Research Notes – The Great War (14) The War Poets

In the course of researching my historical novel: Here Lies a Soldier, I’ve read books on the battles, the origins of the conflict, the Spanish Flu epidemic which came close on its heels, and of the life and struggle of the average citizen striving to weather that horrible storm. Among some of the most compelling subjects I’ve researched are the works of art, the literature and especially the poetry composed at the time.

During the First World War, unlike previous wars, a significant number of important British poets served as soldiers. As one might expect, they composed poetry that reflected their experiences in battle, the conditions in the trenches and the spirit of the men they fought beside. Some of them died in battle: Edward Thomas, Isaac Rosenberg, Charles Sorley and Wilfred Owen. The ones that survived, like Siegfried Sassoon, Ivor Gurney and Robert Graves, were deeply affected by the horrors of war and their work demonstrates their traumatization.

In Westminster Abbey, Poet’s Corner is a section of the South Transept. Among the graves and other memorials of Britain’s famous poets, lies a stone slab with the names of the War Poets inscribed on it. It’s also inscribed with words from Wilfred Owen’s “Preface”

“My subject is war, and the pity of war. The Poetry is in the pity.”

Anthologies of these poems were very popular during the war. In my collection of War Poems: Men Who March Away, the editor has grouped the collection by date, giving the reader a glimpse of how attitudes toward the war changed over time. Here is one of Wilfred Owen’s poems – Exposure. The soldiers faced not only the enemy in battle but also the terrible conditions in the trenches – the mud, the filthy water, the lice, the rats and the cold. Sometimes the waiting was as dreadful as the action.

Exposure – Wilfred Owen

Our brains ache, in the merciless iced east winds that knive us . . . 

Wearied we keep awake because the night is silent . . .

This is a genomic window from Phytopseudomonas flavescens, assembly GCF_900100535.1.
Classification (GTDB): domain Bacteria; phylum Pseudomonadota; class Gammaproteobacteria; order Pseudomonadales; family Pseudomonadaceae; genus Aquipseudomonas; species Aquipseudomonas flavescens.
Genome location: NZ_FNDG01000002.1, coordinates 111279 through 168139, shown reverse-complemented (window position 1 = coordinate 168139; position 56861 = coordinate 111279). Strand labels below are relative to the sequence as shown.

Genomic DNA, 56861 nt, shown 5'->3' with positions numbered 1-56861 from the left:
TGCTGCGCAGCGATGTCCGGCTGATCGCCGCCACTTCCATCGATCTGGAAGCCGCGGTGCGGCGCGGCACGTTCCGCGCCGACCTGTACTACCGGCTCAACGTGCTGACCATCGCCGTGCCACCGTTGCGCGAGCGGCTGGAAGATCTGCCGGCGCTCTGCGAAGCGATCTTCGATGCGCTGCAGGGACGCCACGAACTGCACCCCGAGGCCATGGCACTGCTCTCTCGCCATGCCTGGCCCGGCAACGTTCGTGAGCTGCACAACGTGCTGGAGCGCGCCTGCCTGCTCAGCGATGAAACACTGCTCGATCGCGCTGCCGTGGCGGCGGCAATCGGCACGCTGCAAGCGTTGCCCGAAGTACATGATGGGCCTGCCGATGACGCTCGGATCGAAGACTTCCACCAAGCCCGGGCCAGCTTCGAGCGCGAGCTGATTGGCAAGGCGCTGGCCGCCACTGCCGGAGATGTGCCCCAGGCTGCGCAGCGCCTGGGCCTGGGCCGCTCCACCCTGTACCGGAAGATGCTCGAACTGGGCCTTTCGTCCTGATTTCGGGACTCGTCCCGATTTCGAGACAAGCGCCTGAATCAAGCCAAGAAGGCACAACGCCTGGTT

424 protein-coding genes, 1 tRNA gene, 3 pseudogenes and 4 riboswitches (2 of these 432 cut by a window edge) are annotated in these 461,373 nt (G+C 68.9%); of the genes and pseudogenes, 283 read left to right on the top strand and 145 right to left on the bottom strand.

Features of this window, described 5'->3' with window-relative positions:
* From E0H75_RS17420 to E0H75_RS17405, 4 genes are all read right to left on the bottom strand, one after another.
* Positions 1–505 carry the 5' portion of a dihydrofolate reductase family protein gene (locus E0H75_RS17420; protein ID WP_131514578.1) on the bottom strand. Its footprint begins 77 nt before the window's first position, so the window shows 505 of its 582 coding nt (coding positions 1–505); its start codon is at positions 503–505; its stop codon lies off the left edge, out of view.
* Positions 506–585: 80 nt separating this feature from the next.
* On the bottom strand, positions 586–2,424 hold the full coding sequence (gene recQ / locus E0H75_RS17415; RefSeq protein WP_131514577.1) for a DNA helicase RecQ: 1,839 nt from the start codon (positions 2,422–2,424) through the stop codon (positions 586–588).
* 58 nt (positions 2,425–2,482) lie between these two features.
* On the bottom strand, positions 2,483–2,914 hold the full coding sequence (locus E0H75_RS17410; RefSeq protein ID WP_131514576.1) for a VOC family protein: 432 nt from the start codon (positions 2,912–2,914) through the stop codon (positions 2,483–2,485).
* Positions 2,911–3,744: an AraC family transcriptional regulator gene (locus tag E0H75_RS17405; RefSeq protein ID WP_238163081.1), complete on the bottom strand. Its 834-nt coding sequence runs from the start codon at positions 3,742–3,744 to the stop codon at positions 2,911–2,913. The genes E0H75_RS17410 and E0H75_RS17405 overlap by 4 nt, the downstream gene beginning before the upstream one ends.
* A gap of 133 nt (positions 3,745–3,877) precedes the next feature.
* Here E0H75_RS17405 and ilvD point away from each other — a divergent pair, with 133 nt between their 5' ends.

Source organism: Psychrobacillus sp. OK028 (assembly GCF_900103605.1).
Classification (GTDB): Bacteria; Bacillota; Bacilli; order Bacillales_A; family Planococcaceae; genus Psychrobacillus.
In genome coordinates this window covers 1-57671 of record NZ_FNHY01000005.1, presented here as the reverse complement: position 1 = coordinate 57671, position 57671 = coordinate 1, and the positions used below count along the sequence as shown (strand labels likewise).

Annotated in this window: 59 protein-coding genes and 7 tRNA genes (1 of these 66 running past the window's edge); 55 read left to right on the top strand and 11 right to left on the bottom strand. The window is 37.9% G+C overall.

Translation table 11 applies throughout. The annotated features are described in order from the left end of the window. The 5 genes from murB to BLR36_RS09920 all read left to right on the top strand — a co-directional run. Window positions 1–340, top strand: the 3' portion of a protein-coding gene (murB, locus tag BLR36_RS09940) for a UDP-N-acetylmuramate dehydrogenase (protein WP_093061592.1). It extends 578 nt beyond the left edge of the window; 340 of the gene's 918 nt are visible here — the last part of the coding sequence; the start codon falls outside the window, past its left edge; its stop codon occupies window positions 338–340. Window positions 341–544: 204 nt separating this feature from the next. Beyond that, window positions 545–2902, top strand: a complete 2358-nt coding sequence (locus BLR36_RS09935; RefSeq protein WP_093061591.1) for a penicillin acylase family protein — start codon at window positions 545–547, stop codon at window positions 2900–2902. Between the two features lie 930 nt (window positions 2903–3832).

Low drooping flares confuse our memory of the salient . . .

Worried by silence, sentries whisper, curious, nervous,

       But nothing happens. 

Watching, we hear the mad gusts tugging on the wire,

Like twitching agonies of men among its brambles.

Northward, incessantly, the flickering gunnery rumbles,

Far off, like a dull rumour of some other war.

       What are we doing here?

The poignant misery of dawn begins to grow . . .

We only know war lasts, rain soaks, and clouds sag stormy.

Dawn massing in the east her melancholy army

Attacks once more in ranks on shivering ranks of grey,

       But nothing happens.

Sudden successive flights of bullets streak the silence.

Less deadly than the air that shudders black with snow,

With sidelong flowing flakes that flock, pause, and renew,

We watch them wandering up and down the wind’s nonchalance,

       But nothing happens.

Pale flakes with fingering stealth come feeling for our faces—

We cringe in holes, back on forgotten dreams, and stare, snow-dazed,

Deep into grassier ditches. So we drowse, sun-dozed,

Littered with blossoms trickling where the blackbird fusses.

       —Is it that we are dying?

Slowly our ghosts drag home: glimpsing the sunk fires, glozed

With crusted dark-red jewels; crickets jingle there;

For hours the innocent mice rejoice: the house is theirs;

Shutters and doors, all closed: on us the doors are closed,—

       We turn back to our dying.

Since we believe not otherwise can kind fires burn;

Now ever suns smile true on child, or field, or fruit.

For God’s invincible spring our love is made afraid;

Therefore, not loath, we lie out here; therefore were born,